The ‘Love is a Verb’ immersive exhibit showcases Jennifer Graves’ message of love, connection, and community through letterpress printing. The focus of this exhibit is a set of letterpress prints with the words “LOVE IS A VERB.” in different color combinations. The two prints were created in 2020 and 2021, respectively. They are currently on view in Roosevelt Hall at Chapman University. The artist behind these works is Jennifer Graves, an American book artist and letterpress printer. Jennifer Graves started her letterpress and book arts journey in 2014 when she moved from Las Vegas to Los Angeles. After discovering her love for the process and history of letterpress, she decided to devote her time to instructing and creating art. Graves is the owner of SCRAPScollective and is a part-time instructor at Laboratory Press studio at Otis College of Art and Design. She has taken part in a number of exhibitions including Decatur Arts Alliance’s Book as Art Expanding the Limits, Reverting to Type 2020: Protest Posters, Standpoint Gallery; London, 2021 Ink on Paper Letterpress Exhibition, and more.
Jennifer Graves primarily prints on a Vandercook printing press, using traditional techniques, vintage wood, and metal type—occasionally experimenting with printing on linoleum and woodcuts. Through Grave’s letterpress works, she explores different ways of delivering a clear message. She connects different aesthetic solutions to meet this goal, including the “harmonious relationship between old and new, type and image, and appropriate color” (Escalette Permanent Collection). Through experimenting with color, Graves tries to achieve balance and create clear messages in cohesive and interesting ways. Graves explains that in a world of confusion and chaos, she wants to create something that is simple and clear: “I’m known for printing posters and broadsides with bold wood type that convey a message, encouragement, thought, realization, protests, etc. My printing is intentional and uncomplicated, life is complicated enough so I want what I create to be clear” (Graves qtd. by VoyageLA). Clarity is really important for Graves, especially clarity in the message, which is present in Love is a Verb, where the message is obvious and apparent. We can also see the goal for clarity in the way she works with color and how that relationship affects the delivery of the type. The copper ink contrasts both with the purple and green and emphasizes the message in the prints. The use of a bold sans serif typeface, as well as the enlarged scale and tight letterspacing, reinforces the message, achieving the clarity that Graves is aiming for in her work.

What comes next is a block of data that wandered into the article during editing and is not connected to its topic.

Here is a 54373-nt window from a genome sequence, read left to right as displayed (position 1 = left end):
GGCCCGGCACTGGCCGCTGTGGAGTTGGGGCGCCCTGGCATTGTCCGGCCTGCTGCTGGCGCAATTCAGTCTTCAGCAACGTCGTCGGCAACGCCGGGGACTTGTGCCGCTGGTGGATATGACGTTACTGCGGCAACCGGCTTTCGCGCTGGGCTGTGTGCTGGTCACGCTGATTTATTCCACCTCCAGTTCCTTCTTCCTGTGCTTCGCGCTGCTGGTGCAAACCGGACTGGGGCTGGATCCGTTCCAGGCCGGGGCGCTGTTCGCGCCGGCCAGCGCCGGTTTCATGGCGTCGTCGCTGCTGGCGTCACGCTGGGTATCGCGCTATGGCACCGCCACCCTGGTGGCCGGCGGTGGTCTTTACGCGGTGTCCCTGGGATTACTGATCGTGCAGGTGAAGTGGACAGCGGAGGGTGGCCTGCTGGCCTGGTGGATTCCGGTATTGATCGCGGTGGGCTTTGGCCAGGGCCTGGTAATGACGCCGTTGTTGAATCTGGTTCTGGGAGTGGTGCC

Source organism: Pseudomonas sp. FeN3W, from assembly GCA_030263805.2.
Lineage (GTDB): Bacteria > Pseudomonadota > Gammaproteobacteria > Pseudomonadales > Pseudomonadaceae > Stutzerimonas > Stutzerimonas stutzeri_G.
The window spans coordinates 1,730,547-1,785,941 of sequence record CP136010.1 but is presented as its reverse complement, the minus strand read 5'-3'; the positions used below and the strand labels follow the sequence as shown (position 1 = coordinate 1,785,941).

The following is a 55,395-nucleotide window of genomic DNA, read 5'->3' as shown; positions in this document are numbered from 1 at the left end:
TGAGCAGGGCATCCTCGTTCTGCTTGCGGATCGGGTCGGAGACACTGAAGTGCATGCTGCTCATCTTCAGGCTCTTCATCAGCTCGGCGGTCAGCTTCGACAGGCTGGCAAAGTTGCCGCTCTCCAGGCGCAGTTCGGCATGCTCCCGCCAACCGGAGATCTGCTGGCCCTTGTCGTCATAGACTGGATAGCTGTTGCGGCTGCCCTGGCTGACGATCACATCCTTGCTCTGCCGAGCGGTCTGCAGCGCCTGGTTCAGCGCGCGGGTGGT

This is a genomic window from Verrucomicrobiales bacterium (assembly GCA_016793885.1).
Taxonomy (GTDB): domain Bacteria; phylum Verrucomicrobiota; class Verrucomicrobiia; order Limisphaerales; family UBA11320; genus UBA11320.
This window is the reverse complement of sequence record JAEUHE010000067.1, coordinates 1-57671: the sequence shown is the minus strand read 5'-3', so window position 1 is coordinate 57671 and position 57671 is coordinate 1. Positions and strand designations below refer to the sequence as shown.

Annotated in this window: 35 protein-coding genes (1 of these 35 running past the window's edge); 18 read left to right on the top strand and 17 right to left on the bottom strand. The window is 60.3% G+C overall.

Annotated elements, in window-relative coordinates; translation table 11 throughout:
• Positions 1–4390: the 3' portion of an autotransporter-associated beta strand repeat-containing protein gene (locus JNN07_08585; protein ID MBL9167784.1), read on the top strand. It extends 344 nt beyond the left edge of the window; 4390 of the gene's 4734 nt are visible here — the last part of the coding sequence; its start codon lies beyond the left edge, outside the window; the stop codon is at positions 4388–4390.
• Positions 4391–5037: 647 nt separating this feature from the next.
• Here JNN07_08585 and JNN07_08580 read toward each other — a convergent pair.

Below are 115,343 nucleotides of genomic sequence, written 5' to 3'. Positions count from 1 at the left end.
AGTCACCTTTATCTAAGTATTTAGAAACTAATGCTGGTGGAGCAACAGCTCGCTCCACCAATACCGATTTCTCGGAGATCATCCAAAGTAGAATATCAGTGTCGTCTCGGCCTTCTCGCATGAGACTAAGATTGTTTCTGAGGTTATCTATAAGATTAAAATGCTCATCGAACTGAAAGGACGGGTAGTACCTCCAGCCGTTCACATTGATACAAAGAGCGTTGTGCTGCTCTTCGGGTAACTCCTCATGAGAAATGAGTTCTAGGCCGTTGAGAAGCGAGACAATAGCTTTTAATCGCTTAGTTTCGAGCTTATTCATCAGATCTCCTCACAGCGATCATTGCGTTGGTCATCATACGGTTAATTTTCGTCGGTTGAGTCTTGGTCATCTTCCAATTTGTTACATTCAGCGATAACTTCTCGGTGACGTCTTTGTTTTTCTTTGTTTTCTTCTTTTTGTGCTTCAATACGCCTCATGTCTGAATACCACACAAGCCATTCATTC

Graves also finds inspiration for the art from the intricate history of letterpress. Vintage wood and metal type have stories, beauty, and imperfections that make each piece unique. She is likely using some form of vintage types and the small imperfections and texture show up in the work. Additionally, each print is made by hand by positioning each letter and adding spacing, mixing inks, and adding ink to the press rollers. This comes through in the choice of copper ink, and the subtle imperfections in the spacing and pieces of type, for example in the S, A, R, and B. This adds a layer of history and character to the piece, tying back to Graves’ experimentation with the old and the new. While this message and print may be modern, vintage type pieces bring their own character and history into this contemporary artwork.